thirty-passenger bus which was not a good sign. The drivers make money when the bus is
full, so the driver cruised along the road to Zhongjiang at a snail’s pace trying to
fill up the bus.
It is always difficult to predict what the weather is going to be like in Chengdu,
since it is overcast most of the time due to the high mountains surrounding the Sichuan
basin. Official sunshine rate is 28%, but it is grossly overstated. However, we were in
luck today as an outline of the sun made an appearance. Godspeed, a native of Chengdu,
pointed at it and asked with a grin, "What’s that?"
The road was flat and level for the first 40 kilometers, then we started climbing up a
long hill. There were at least ten switchbacks before the bus reached the top and we
cruised along the ridge, like many roads in China. Godspeed commented that it would make a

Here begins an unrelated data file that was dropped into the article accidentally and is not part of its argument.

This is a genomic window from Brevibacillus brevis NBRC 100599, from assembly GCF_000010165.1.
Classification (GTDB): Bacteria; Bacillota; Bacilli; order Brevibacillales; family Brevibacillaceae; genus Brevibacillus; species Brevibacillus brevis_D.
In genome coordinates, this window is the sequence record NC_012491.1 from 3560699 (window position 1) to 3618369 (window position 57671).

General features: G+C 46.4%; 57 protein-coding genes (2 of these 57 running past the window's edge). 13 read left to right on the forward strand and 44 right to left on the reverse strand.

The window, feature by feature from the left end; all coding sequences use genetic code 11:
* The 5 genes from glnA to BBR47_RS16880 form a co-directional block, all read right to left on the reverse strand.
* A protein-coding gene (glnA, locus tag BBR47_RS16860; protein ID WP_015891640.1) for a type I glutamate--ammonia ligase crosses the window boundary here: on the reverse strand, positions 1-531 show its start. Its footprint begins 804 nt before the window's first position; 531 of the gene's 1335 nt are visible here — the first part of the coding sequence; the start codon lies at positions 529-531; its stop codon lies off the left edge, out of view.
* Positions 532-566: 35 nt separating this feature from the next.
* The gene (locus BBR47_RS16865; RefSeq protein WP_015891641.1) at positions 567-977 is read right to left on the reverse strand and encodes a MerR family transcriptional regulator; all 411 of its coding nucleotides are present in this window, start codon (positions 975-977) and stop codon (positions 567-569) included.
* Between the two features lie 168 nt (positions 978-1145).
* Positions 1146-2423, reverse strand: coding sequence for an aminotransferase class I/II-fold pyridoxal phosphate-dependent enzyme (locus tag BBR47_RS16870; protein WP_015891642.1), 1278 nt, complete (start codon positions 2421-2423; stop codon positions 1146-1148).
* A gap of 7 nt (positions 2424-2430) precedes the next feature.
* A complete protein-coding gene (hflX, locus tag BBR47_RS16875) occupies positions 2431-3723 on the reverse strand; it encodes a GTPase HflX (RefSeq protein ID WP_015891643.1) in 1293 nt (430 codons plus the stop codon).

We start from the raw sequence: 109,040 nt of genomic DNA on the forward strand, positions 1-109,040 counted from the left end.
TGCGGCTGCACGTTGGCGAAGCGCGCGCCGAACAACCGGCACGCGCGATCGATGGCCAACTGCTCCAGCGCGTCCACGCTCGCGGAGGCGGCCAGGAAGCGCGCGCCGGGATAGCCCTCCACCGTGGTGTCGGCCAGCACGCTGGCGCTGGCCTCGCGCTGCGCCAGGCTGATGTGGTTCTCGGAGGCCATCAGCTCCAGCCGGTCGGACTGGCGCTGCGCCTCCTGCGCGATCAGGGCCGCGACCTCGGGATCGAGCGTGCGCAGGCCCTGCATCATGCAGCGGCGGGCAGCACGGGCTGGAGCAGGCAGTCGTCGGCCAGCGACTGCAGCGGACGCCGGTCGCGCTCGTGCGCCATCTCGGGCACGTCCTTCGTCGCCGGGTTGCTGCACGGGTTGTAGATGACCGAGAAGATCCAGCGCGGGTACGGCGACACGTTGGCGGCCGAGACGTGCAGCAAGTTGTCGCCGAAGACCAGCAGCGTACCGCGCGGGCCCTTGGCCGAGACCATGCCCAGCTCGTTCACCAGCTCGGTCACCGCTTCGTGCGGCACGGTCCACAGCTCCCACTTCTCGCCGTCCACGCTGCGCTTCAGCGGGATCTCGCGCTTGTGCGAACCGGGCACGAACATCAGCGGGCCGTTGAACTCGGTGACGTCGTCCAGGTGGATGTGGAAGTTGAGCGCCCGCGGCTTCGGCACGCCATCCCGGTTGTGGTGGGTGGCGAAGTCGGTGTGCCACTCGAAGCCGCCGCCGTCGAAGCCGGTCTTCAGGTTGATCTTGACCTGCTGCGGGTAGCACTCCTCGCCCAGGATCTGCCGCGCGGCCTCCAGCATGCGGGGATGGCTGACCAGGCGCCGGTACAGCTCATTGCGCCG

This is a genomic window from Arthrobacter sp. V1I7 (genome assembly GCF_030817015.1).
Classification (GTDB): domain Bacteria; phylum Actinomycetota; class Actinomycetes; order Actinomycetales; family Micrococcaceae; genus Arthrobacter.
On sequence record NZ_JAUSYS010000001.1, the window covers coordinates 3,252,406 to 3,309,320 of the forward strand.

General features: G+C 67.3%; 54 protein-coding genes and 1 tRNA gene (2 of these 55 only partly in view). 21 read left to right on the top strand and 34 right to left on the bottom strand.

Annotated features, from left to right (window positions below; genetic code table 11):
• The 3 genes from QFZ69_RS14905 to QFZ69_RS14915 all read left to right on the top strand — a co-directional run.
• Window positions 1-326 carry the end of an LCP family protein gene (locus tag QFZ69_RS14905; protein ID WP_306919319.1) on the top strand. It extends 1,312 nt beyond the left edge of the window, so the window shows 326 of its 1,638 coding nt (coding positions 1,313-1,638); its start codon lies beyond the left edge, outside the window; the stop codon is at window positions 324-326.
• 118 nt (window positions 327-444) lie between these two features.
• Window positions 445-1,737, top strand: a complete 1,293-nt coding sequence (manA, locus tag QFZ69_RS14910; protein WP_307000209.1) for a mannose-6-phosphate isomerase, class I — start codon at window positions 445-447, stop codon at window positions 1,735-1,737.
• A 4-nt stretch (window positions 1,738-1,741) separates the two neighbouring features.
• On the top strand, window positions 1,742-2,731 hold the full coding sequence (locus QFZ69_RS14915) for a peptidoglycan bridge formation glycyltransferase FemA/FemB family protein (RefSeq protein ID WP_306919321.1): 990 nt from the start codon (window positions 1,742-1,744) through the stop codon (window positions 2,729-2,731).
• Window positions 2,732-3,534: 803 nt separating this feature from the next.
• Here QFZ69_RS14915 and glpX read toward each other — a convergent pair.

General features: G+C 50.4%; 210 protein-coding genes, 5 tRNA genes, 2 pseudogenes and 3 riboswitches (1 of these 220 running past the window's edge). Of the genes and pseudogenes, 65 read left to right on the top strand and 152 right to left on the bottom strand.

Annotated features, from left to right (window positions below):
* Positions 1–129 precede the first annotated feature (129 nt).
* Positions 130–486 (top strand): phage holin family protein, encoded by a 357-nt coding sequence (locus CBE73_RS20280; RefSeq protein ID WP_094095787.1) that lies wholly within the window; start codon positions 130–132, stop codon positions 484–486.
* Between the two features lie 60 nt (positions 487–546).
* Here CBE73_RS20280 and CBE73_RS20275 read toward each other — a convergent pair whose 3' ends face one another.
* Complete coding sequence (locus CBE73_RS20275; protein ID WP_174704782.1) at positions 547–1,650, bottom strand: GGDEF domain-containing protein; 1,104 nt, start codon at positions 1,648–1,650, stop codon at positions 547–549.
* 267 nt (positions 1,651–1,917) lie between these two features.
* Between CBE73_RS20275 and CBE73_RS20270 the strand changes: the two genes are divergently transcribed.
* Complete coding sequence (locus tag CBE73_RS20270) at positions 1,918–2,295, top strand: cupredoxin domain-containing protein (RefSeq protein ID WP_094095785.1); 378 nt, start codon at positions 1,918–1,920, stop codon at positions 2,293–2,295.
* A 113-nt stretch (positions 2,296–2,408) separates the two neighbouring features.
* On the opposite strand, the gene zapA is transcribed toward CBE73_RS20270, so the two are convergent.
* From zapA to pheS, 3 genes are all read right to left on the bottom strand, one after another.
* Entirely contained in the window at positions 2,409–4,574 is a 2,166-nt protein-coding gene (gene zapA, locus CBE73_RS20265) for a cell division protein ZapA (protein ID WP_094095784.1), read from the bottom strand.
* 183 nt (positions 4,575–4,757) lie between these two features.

terrific road to cycle.
At long last, we reached our destination, three hours later. It was 11 AM and we were
all ready to eat a horse. No horses were on the menu, so we settled for three huge bowls
of noodles instead.
It was great to get finally get started cycling. The GPS indicated we were 30 km east
of the confluence, as the crow flies. Getting on the right road to the nearest town was
easy. But the road varied from great to pretty bad. Larry was having difficulties with his
bike and we stopped at a house with tires hanging in the trees, the China sign for bike
The elderly couple were holding down the shop for their absent son and helped us fix up
Larry’s bike. We did most of the work ourselves, but used their tools and some wire.
They said there was no charge which made Larry happy.